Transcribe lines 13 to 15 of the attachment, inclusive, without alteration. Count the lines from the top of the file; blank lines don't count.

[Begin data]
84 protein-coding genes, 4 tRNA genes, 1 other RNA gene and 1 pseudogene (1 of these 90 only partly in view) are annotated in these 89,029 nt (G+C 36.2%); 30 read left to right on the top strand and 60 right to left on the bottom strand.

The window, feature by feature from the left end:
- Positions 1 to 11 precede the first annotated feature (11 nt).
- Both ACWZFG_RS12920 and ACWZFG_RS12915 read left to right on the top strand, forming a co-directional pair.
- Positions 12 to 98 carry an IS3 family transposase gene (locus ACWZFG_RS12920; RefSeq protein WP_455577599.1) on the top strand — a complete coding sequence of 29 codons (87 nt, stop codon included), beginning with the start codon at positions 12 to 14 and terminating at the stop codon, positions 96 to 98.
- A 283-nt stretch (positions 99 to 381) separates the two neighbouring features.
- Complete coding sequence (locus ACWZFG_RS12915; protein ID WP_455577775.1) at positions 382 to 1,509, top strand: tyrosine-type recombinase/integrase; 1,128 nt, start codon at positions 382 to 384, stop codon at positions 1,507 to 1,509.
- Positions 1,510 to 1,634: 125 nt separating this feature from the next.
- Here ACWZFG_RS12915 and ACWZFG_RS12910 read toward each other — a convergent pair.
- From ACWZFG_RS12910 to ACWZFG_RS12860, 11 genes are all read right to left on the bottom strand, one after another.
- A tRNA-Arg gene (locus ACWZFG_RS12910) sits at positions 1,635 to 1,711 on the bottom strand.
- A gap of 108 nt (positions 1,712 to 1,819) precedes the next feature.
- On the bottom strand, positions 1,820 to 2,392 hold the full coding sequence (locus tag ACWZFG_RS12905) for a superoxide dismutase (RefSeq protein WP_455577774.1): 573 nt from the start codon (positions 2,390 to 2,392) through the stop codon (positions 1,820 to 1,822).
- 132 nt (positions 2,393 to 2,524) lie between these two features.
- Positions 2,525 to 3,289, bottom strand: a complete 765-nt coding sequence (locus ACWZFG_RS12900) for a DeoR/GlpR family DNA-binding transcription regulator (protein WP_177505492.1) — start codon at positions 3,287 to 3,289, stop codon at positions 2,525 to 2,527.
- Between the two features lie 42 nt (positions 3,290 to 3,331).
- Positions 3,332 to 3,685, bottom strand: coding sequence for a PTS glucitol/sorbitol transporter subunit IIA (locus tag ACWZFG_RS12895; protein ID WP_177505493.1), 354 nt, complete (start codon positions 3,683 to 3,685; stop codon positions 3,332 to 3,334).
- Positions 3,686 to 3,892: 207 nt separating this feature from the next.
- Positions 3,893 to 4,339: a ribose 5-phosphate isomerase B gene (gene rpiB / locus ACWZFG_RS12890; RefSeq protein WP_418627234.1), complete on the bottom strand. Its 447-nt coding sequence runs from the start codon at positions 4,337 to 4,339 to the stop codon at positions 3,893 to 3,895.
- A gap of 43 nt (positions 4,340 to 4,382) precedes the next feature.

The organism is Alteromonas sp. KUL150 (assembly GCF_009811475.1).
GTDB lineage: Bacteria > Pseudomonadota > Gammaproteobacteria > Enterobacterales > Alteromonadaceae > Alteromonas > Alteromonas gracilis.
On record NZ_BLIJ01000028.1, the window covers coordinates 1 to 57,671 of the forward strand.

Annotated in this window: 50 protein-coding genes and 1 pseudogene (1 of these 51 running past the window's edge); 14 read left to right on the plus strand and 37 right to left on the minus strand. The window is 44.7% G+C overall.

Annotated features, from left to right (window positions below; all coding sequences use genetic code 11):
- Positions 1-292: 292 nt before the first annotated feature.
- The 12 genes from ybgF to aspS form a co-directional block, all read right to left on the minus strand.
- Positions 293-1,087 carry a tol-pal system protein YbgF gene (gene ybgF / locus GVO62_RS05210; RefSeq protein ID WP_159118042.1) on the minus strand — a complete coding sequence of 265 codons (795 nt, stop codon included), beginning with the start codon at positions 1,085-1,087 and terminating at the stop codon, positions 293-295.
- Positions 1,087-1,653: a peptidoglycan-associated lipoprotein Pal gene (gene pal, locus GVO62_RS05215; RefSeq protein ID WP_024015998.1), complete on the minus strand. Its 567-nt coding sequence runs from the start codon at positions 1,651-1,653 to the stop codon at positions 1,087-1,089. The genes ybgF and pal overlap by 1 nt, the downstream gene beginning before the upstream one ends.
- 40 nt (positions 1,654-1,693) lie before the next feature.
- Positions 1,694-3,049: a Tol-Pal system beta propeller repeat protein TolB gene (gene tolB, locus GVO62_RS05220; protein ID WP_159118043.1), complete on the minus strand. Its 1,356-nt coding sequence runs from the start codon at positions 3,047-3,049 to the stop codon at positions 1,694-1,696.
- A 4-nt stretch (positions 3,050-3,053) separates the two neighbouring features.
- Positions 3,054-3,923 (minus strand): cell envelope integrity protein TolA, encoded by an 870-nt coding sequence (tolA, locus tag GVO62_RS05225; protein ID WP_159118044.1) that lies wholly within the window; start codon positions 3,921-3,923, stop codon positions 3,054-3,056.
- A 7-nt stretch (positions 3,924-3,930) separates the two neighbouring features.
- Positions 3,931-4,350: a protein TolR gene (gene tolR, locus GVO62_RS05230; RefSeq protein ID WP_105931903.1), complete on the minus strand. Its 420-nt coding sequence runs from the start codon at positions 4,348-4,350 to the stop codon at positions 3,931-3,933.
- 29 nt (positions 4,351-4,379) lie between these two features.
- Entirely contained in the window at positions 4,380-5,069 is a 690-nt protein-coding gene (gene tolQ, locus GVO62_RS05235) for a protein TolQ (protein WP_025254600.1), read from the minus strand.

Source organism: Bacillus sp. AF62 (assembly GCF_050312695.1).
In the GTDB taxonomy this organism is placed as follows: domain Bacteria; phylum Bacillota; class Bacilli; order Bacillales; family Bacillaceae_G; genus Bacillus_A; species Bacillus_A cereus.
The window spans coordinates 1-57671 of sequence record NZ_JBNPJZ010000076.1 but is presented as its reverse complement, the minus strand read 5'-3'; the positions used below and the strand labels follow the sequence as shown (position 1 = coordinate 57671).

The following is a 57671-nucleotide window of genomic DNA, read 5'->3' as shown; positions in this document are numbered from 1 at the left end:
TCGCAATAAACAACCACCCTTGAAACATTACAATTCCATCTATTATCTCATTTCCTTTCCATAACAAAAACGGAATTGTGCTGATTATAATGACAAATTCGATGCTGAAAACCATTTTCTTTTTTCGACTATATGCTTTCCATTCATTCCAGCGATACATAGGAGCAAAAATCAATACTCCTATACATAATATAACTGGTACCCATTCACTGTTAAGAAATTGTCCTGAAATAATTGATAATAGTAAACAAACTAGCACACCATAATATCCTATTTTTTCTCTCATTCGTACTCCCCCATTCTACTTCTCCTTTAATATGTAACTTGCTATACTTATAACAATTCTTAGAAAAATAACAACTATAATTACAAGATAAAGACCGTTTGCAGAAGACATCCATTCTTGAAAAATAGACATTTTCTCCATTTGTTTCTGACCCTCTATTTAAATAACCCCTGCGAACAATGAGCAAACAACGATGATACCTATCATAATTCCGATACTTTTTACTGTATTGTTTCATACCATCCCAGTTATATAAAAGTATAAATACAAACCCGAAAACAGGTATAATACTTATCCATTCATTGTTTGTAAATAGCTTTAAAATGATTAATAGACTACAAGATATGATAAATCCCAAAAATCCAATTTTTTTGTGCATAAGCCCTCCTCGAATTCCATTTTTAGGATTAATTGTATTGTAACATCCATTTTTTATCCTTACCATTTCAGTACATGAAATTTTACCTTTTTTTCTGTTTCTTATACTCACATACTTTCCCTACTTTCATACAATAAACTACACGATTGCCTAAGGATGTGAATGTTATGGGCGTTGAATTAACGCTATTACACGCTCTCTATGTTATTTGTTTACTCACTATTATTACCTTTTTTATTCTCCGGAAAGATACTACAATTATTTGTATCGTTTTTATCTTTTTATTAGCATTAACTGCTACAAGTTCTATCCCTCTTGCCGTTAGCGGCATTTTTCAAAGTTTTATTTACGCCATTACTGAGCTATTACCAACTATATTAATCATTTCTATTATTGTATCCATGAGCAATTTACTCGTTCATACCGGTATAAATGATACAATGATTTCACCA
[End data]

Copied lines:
- On the bottom strand, positions 1,820 to 2,392 hold the full coding sequence (locus tag ACWZFG_RS12905) for a superoxide dismutase (RefSeq protein WP_455577774.1): 573 nt from the start codon (positions 2,390 to 2,392) through the stop codon (positions 1,820 to 1,822).
- 132 nt (positions 2,393 to 2,524) lie between these two features.
- Positions 2,525 to 3,289, bottom strand: a complete 765-nt coding sequence (locus ACWZFG_RS12900) for a DeoR/GlpR family DNA-binding transcription regulator (protein WP_177505492.1) — start codon at positions 3,287 to 3,289, stop codon at positions 2,525 to 2,527.